Schools are in danger of becoming "exam factories" - churning out teenagers unable to cope with life beyond their gates, Britain's bosses warned yesterday.
The claim was made in the official response of the CBI, which represents 240,000 business, to exams regulator Ofqual over the Government's proposed GCSE and A-level reforms.
The CBI is particularly incensed at a proposal to stop marks from practical experiments in science subjects counting towards the final A-level grade.
It believes the decision - taken by Ofqual because of concerns over cheating during experiments and bolstering from teachers - will devalue the exam in the eyes of employers. Teachers' leaders are also worried it will lead to fewer pupils taking what is seen as a vital subject for the future of the economy because they find it boring.
In its submission, the CBI says: "The current exam system risks turning schools into exam factories that are churning out people who are not sufficiently prepared for life outside the school gates."
Under the current proposals, practical experiments in the science laboratory will be assessed separately but the marks will not count towards A-level grades.
The CBI's document warns that businesses are "concerned that the examination system in place in recent years has placed young people on a continuous treadmill of assessment". Young people were "academically stretched" but failed to show "a series of behaviours and attitudes that are vital fir success - including determination, optimism and emotional intelligence".
The CBI welcomes key planks of the Government's proposals, including the move towards reliance on end-of-course exams in both GCSEs and A-levels, which they accept will give schools more space for creativity and "innovative thinking". However, it is adamant that the decision not to allow marks for lab experiments to count towards the final A-level grade is "a step in the wrong direction" and "not acceptable to bosses".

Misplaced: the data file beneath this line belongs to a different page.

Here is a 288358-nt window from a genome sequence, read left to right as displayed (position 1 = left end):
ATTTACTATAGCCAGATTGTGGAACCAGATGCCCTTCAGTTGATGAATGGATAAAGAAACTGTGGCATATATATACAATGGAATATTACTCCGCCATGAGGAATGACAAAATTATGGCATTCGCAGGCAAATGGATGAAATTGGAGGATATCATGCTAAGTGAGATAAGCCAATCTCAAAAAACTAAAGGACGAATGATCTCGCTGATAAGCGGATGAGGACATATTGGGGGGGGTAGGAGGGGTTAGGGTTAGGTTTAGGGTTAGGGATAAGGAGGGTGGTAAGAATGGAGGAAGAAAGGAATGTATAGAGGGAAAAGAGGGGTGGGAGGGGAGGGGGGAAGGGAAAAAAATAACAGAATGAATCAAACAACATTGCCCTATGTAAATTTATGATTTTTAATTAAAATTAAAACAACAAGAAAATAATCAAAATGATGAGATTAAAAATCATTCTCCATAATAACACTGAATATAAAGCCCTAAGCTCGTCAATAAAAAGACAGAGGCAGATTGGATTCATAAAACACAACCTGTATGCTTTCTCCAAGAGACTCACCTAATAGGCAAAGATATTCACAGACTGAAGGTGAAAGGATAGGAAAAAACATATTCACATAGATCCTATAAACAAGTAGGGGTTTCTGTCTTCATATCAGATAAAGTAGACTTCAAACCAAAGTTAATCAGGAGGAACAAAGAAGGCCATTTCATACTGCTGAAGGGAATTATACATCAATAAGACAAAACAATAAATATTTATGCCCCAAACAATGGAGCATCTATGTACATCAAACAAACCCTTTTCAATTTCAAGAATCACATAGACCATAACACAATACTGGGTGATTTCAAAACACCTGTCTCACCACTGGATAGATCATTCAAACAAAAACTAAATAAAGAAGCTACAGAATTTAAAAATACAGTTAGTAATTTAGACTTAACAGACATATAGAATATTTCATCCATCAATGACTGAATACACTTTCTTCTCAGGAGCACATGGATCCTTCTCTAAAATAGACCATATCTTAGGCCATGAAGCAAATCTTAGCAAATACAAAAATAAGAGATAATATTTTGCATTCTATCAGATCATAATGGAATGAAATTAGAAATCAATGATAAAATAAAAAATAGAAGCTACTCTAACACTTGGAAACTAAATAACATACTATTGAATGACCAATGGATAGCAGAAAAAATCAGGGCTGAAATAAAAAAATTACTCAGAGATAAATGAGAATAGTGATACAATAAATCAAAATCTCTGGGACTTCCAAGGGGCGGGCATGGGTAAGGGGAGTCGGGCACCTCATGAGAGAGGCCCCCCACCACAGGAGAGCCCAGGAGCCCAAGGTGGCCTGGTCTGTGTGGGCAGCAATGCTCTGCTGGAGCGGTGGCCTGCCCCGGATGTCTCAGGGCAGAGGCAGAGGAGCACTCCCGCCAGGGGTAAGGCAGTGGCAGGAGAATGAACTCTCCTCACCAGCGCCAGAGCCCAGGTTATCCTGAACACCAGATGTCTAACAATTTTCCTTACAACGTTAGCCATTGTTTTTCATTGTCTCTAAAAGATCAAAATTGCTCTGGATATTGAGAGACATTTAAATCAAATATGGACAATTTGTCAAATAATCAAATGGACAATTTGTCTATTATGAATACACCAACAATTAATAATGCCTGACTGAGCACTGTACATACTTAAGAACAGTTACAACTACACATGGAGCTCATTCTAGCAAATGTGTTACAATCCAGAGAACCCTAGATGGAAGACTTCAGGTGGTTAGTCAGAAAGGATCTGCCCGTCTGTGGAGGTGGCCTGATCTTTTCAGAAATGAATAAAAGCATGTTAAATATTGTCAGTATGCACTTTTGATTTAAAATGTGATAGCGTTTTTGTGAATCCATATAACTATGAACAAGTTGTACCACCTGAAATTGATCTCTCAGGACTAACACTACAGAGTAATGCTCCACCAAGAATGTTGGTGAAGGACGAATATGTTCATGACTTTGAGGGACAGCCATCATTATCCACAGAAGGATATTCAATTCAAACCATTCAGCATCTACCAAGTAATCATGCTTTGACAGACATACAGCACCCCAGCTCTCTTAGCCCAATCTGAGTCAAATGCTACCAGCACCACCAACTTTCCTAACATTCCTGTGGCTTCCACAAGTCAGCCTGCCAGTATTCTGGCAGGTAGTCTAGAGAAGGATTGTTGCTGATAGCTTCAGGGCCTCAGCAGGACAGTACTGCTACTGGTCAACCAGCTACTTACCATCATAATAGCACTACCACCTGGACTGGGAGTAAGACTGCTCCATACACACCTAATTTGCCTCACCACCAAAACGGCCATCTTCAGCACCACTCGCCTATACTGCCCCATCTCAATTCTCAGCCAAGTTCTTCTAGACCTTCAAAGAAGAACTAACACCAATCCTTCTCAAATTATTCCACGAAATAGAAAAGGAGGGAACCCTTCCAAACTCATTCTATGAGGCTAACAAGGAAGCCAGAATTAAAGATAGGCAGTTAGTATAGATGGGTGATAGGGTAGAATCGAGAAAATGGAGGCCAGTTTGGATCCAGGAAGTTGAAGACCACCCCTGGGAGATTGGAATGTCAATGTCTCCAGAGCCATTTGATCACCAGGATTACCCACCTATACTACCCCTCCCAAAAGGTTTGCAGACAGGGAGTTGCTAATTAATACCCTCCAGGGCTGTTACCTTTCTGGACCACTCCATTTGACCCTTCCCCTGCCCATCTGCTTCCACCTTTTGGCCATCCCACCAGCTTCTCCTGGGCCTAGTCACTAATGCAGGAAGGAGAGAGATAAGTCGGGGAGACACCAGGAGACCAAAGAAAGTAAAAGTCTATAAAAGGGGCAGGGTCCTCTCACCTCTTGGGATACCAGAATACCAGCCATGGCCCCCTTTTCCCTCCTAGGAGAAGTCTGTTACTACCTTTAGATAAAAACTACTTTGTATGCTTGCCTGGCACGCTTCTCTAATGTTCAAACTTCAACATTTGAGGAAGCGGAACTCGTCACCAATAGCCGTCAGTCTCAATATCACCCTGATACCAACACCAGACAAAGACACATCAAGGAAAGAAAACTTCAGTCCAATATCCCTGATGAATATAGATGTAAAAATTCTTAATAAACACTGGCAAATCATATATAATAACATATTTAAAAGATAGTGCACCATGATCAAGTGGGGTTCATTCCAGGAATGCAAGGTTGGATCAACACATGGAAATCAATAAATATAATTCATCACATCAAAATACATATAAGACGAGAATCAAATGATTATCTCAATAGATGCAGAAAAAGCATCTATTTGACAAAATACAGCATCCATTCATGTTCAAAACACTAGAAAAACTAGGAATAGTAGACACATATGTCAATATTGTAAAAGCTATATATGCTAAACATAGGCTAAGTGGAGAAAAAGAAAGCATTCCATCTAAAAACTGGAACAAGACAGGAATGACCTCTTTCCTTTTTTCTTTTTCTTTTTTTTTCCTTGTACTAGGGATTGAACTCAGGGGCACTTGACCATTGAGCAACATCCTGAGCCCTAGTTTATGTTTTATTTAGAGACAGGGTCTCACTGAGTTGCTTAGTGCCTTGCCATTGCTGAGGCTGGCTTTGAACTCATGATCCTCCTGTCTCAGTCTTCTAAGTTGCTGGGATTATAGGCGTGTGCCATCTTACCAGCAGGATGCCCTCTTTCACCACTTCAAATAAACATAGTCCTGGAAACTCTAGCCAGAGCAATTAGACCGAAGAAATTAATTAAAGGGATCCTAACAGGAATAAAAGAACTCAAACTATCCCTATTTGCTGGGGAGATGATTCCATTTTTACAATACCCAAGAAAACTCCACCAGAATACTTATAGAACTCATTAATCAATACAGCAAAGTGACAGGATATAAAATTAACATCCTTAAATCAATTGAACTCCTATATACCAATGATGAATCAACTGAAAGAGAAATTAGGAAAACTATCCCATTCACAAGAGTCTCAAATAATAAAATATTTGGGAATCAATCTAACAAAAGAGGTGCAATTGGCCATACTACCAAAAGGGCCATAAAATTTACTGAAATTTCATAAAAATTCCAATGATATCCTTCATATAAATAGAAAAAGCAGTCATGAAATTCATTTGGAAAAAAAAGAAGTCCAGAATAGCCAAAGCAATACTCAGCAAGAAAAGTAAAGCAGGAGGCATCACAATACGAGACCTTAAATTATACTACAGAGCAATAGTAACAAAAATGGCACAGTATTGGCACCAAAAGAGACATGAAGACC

"Practical skills are vital to supporting a young person's progression into employment or higher education," it adds.
It adds that the removal of the marks for coursework from the final grades "would be a significant step backwards and could undermine employers' confidence in the qualification".
The CBI is also worried that the changes will only be implemented in England and could pose employers with an awkward dilemma in determining the relevant merits of A-levels in England, Wales and Northern Ireland
Speaking at the North of England education conference in Nottingham, Neil Carberry, director of employment and skills at the CBI, said that the problem with the UK was that governments tended to think all they had to do was "change the exams system every couple of years and hope the rest (of the necessary reforms) would follow.
He wanted to see an encouragement of "risk taking in schools", arguing it was necessary to avoid a situation where 18-year-olds "whose mums and dads and parents and friends can help them out" were the only ones who managed to get jobs.
While the CBI likes the Government's avowed policy of devolving power to schools, Mr Carberry said that he is not sure this was happening on the ground.
"Too often when you scratch the surface what you see is power not being devolved to schools, you see power move from the middle tier to the centre and schools scrabbling around to try and work out what they can and can't do and where they stand as regards accountability," he added.
In outlining the proposals, Ofqual said it was concerned about the possibility of cheating and teachers over-marking their pupils' work in science experiments.
Today is the final day for consultation over the plans.
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